Teachers live football fantasies through prestigious WGHS league

Bennett Durando
Sports Columnist

Caleb Bolin
Contributing Writer

A dangerously addictive past time is sweeping the nation. Started in a hotel room in New York in 1962, it is rapidly spreading, and now has taken over the staff of WGHS.

“It’s a virus; it’s a disease,” biology teacher Chris Allen said.

“I’m an addict,” counselor Ken Winningham added.

What is this craze, which touches adolescents and adults alike?

The answer is the game of fantasy football.

Fantasy football is an online game in which contestants in a league create statistic-based teams of professional football players and have their teams compete with each other.

The game came to the WGHS staff in 2004, when math teacher Eric Dunn introduced it to several teaching friends, having previously experimented with it with some of his old college buddies. The “Original Six” league members were Dunn, principal Jon Clark, English teacher Steve Leftridge, math teacher Jason Grote, social studies teacher Terry Verstraete, and Winningham.

The league has since expanded and currently also includes trainer/teacher Sean Wright, along with three rookies: Spanish teacher Patrick Bommarito, math teacher Justin Mathes, and psychology teacher Jon Petter.

“I definitely have no idea what I’m doing,” Petter said, despite having started his debut season with a 6-1 record. “I really expect to lose every week the rest of the year.”

Petter’s lack of confidence was perhaps ignited in Week Three, when he took his first career loss in jaw-dropping fashion. Dunn, who along with founding the prestigious league has proven to be its resident fantasy fanatic, put up an all-time single-week points record with 189, beating Petter by 103.

“I definitely sort of said, ‘Welcome new guy, how does this taste?’” Dunn said about the Week Three blowout. “I just annihilated him in a historic beatdown.”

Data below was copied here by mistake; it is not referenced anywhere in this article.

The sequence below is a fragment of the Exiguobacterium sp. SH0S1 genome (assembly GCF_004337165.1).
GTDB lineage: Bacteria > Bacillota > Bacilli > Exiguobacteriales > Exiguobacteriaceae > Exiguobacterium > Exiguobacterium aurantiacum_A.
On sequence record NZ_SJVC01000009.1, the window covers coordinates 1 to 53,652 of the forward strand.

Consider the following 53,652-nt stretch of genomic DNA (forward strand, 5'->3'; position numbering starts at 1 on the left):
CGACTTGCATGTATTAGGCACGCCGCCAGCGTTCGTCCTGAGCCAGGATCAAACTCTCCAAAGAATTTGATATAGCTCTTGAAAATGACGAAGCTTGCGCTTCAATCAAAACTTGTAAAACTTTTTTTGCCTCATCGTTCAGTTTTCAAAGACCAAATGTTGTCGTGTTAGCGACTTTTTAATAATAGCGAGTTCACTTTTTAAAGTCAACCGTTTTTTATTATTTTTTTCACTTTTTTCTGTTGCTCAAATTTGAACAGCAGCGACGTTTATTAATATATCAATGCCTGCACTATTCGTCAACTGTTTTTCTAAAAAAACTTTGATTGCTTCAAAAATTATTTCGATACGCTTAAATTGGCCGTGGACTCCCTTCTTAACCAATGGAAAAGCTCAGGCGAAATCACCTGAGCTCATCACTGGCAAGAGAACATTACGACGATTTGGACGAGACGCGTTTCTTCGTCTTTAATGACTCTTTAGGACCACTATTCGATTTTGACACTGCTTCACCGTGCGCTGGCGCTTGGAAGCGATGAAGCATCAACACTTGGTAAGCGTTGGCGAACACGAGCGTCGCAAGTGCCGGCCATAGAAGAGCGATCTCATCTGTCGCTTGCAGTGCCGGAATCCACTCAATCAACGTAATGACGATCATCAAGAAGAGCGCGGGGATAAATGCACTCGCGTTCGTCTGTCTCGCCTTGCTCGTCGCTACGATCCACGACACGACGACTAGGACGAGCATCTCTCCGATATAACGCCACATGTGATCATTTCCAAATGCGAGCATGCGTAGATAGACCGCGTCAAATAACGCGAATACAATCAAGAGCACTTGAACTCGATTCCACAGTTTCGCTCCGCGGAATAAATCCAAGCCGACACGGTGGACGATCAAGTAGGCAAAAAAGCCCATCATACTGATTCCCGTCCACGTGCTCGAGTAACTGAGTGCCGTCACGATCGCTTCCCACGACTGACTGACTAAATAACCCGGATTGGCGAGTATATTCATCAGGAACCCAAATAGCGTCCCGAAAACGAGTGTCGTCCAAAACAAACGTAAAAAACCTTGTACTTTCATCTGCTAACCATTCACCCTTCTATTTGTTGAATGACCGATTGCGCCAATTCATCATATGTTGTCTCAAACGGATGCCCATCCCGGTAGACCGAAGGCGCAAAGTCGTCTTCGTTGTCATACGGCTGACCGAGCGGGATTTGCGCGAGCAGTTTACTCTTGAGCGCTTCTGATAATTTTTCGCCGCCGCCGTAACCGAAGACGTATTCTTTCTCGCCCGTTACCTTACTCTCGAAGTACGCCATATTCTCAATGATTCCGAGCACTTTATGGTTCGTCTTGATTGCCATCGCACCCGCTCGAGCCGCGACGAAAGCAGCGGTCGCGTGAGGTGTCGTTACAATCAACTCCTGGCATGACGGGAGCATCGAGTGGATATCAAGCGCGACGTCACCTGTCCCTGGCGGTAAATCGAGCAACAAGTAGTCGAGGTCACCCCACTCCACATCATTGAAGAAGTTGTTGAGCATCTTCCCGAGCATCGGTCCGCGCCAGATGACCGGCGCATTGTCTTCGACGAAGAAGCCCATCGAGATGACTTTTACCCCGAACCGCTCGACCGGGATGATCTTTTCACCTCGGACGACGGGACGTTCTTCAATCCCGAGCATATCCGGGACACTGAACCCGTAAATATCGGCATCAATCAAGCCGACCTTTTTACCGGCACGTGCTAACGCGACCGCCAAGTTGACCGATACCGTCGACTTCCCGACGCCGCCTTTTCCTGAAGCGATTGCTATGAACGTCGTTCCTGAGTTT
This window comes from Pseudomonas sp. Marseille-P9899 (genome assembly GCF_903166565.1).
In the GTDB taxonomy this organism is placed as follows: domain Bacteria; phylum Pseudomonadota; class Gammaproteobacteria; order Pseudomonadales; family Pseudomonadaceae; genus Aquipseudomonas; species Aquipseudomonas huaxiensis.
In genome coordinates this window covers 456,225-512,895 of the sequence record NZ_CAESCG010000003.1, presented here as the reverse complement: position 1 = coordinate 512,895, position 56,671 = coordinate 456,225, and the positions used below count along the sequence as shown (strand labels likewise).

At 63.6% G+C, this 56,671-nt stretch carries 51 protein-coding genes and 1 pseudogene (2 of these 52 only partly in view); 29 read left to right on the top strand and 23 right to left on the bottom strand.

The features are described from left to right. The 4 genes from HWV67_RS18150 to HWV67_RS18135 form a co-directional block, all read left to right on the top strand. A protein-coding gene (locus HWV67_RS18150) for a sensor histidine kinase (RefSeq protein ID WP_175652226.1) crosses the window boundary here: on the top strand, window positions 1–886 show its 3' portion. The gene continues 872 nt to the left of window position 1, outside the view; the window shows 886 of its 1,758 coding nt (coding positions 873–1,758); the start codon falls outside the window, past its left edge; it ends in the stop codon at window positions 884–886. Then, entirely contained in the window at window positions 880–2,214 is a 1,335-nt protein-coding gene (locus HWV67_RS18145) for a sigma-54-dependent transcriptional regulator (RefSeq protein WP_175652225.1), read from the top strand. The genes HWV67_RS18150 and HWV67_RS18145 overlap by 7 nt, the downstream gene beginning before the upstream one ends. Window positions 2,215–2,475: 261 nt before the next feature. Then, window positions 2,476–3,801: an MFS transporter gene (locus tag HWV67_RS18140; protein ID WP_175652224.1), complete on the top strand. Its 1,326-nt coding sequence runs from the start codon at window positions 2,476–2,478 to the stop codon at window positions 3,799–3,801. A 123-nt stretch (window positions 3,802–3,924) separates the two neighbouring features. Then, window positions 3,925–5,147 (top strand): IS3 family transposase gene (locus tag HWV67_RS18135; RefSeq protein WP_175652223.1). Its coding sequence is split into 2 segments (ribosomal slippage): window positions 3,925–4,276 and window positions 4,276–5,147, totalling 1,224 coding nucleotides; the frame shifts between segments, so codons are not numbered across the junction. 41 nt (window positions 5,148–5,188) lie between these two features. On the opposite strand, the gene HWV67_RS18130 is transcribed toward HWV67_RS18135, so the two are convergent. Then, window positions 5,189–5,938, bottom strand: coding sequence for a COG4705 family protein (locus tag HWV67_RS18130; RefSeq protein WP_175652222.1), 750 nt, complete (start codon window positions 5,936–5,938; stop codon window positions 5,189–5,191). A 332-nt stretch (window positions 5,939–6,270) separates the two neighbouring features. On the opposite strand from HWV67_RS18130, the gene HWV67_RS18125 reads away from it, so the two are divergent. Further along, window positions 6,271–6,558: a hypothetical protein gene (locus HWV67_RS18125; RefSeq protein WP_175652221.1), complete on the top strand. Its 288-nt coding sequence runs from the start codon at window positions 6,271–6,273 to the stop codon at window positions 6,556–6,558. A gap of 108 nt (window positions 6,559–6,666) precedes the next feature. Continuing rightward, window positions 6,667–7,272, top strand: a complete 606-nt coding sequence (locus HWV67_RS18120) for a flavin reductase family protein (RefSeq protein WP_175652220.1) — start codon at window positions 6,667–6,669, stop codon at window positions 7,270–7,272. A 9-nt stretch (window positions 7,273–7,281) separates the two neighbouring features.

Dunn’s team so far this season is 5-2, and his recent success is not coincidental; he leads the league historically with three championships, the latest of which came last year.

“[Dunn] does like 10 mock drafts, then plugs them into an algorithm to make sure it’s doing what he wants it to,” Wright said. “He’s the waiver wire king. He’s dominating this year.”

Winningham said of Dunn’s success, “He must not be teaching; he must be researching all day long.”

Latin teacher and retired league star Jeff Smith had a different opinion of Dunn.

“He is a lying, cheating, bald fool,” Smith said. “He convinces weaker souls like Chris Allen to do his bidding.”

Allen, who had a one-year residency in the league, reached the championship, where he was defeated by none other than Dunn.

“Allen’s bald too! Coincidence? I think not!” Smith noted. “Bald guys stick together!”

While no other contenders in the league shared Smith’s theory, several did note it’s unwise to trade with the commissioner. “Trading with Dunn is like trading with the devil,” Wright said.

Verstraete said quite simply, “Yeah, do not trade with Dunn.”

While Verstraete has avoided such trades with Dunn, teachers say he has struggled to avoid failure in every other aspect of the game. Of the Original Six, he is the only competitor who has never won the league championship.

“He’s really bad,” Wright said. “I don’t think he’ll ever win. I feel bad for him.”